Previously I showed how to run a basic secure Docker Registry. I am now going to expand on this to show you something that you might use in production as part of your CI/CD infrastructure. The beauty of running Docker is that you can push an image from a developer’s laptop all the way into production which helps ensure that what you see in development and your various test/qa/stage environments are exactly the same as what you run in production.
There comes a time in everybody’s life where they realize they have to run their own Docker Registry. Unfortunately there’s not a lot of good information on how to run one. Docker’s documentation is pretty good, but is verbose and across a lot of different pages which means having half a dozen tabs open and searching for the right information. While it’s pretty common to run the Docker Registry itself with little to no security settings and fronting it with NGINX or Apache to provide this security I wanted to show how it can be done with just the Docker Registry.
By default Docker (and by extension Docker Swarm) has no authentication or authorization on its API, relying instead on the filesystem security of its unix socket /var/run/docker.sock which by default is only accessible by the root user. This is fine for the basic use case of the default behavior of only accessing the Docker API on the local machine via the socket as the root user. However if you wish to use the Docker API over TCP then you’ll want to secure it so that you don’t give out root access to anyone that happens to poke you on the TCP port.
Given Docker’s propensity for creating easy to use tools it shouldn’t come as a surprise that Docker Swarm is one of the easier to understand and run of the “Docker Clustering” options currently out there. I recently built some Terraform configs for deploying a Highly Available Docker Swarm cluster on Openstack and learned a fair bit about Swarm in the process. This guide is meant to be a platform agnostic howto on installing and running a Highly Available Docker Swarm to show you the ideas and concepts that may not be as easy to understand from just reading some config management code.
I have recently had a number of lengthy discussions on the Twitter about Interop, Users, and Ecosystems. Specifically about our need to focus on the OpenStack ecosystem to extend the OpenStack IaaS user experience to something a bit more platform[ish]. I wrote a post for SysAdvent this year on developing applications on top of OpenStack using a collection of OpenSource tools to create a PaaS and CI/CD pipelines. I think it turned out quite well and really helped reinforce my beliefs on the subject.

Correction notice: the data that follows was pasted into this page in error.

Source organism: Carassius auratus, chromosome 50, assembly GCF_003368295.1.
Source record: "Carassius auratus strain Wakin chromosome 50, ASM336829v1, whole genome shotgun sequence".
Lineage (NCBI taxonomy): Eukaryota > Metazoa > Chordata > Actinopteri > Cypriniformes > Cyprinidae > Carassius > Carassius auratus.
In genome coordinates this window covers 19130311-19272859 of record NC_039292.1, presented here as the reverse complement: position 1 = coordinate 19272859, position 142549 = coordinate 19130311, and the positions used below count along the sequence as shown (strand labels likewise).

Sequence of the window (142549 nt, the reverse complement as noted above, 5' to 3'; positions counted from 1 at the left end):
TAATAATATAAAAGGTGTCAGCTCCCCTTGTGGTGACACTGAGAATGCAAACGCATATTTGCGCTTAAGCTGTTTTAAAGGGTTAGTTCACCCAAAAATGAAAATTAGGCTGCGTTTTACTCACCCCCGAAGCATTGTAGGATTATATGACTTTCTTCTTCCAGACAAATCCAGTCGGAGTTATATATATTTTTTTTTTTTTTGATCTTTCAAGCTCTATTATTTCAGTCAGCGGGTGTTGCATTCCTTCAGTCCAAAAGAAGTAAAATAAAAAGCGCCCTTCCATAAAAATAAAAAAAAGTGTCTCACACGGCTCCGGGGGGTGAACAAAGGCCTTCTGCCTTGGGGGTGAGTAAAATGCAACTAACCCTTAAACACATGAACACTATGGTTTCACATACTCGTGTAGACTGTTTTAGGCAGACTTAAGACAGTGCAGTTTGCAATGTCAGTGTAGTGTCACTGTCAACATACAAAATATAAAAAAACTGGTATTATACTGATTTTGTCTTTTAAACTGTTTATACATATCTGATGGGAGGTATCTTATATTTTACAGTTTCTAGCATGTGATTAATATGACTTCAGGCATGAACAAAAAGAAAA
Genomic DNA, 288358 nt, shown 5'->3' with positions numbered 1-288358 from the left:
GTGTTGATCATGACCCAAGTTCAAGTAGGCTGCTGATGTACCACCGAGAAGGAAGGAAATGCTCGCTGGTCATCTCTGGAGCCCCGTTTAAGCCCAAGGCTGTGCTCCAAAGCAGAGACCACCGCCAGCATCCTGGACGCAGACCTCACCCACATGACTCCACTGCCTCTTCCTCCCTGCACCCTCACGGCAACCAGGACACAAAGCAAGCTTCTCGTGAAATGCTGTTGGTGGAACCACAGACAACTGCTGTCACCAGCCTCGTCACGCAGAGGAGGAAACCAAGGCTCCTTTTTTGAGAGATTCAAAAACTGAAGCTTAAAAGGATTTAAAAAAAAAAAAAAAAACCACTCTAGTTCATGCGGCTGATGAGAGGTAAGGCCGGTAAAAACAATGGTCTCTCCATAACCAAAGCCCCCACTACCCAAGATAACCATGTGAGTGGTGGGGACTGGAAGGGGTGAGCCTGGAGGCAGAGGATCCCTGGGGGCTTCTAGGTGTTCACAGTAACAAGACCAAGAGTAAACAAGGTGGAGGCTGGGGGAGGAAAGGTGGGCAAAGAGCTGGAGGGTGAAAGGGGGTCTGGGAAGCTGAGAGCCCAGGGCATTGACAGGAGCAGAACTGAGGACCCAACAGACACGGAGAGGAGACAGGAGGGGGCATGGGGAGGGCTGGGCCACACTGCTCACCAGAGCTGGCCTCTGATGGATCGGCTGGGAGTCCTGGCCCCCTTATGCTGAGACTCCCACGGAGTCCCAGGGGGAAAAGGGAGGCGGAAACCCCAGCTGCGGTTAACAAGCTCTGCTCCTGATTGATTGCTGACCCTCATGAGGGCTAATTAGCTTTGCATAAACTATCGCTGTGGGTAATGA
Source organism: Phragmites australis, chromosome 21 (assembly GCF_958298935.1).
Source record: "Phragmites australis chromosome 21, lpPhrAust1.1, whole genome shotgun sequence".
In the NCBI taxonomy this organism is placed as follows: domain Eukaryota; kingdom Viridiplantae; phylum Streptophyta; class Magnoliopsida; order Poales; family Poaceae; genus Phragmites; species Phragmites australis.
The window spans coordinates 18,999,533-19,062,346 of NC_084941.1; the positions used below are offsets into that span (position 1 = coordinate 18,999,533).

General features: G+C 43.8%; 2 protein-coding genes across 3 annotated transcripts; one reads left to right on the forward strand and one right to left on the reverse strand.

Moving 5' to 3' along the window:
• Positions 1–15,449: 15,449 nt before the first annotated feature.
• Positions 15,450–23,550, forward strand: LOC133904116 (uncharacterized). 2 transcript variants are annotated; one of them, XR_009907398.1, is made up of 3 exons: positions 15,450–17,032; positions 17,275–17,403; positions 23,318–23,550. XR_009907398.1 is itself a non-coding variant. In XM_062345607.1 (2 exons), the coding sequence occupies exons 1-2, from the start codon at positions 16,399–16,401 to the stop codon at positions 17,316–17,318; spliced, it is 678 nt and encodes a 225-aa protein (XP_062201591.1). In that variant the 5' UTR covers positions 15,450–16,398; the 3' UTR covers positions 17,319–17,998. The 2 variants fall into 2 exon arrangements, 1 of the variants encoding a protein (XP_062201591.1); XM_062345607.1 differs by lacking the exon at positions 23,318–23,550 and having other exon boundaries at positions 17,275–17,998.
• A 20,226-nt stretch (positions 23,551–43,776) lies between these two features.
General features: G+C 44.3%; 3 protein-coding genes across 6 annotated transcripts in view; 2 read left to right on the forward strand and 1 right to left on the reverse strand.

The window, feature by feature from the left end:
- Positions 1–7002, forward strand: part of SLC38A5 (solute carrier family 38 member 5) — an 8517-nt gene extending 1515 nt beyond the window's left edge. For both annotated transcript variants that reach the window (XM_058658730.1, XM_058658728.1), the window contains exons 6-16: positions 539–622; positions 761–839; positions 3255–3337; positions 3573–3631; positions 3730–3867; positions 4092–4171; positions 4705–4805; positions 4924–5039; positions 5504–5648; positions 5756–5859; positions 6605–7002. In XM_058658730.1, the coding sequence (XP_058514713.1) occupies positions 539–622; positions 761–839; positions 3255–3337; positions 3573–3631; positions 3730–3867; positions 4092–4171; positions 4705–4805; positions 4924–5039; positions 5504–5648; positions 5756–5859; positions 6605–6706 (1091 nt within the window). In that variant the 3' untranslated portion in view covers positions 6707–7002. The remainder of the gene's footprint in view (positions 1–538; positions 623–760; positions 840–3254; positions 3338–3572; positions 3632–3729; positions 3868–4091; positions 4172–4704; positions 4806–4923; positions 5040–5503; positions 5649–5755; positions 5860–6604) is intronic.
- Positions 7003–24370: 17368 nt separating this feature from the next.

Docker images are “supposed” to be small and fast. However unless you’re precompiling GO binaries and dropping them in the busybox image they can get quite large and complicated. Without a well constructed Dockerfile to improve build cache hits your docker builds can become unnecessarily slow. Dockerfile’s are regularly [and incorrectly] treated like bash scripts and therefore are often written out as a series of commands which you would curl | sudo bash from a website to install.
Unless you’ve been living under a rock (in which case I envy you) you’ve heard a fair bit about The Twelve-Factor App. A wonderful stateless application that is completely disposable and can run anywhere from your own physical servers to Deis, Cloud Foundry or Heroku.
Chances are you’re stuck writing and running an application that is decidely not 12Factor, nor will it ever be. In a perfect world you’d scrap it and rewrite it as a dozen microservices that are loosely coupled but run and work indepently of eachother. The reality however is you could never get the okay to do that.
For some values of ‘right’
Almost since Docker was first introduced to the world there has been a fairly strong push to keeping containers to be single process. This makes a lot of sense and definitely plays into the 12 Factor way of thinking where all application output should be pushed to
stdout and docker itself with tools like logspout now has fairly strong tooling to deal with those logs.
Sometimes however it just makes sense to run more than one process in a container, a perfect example would be running confd as well as your application in order to modify the application’s config file based on changes in service discovery systems like etcd. The ambassador container way of working can achieve similar things, but I’m not sure that running two containers with a process each to run your application is any better than running one container with two processes.
“See how this sparkly devop princess bakes bread every day with almost no effort at all with this one weird trick” Store bought bread is shit. Even the “artisanal” bread at most supermarkets is little better than cake baked in a bread shaped mold ( seriously check next time you’re at a supermarket ). You might be lucky and have a really good bread baker near you, but like butchers and other important crafts they have all but disappeared.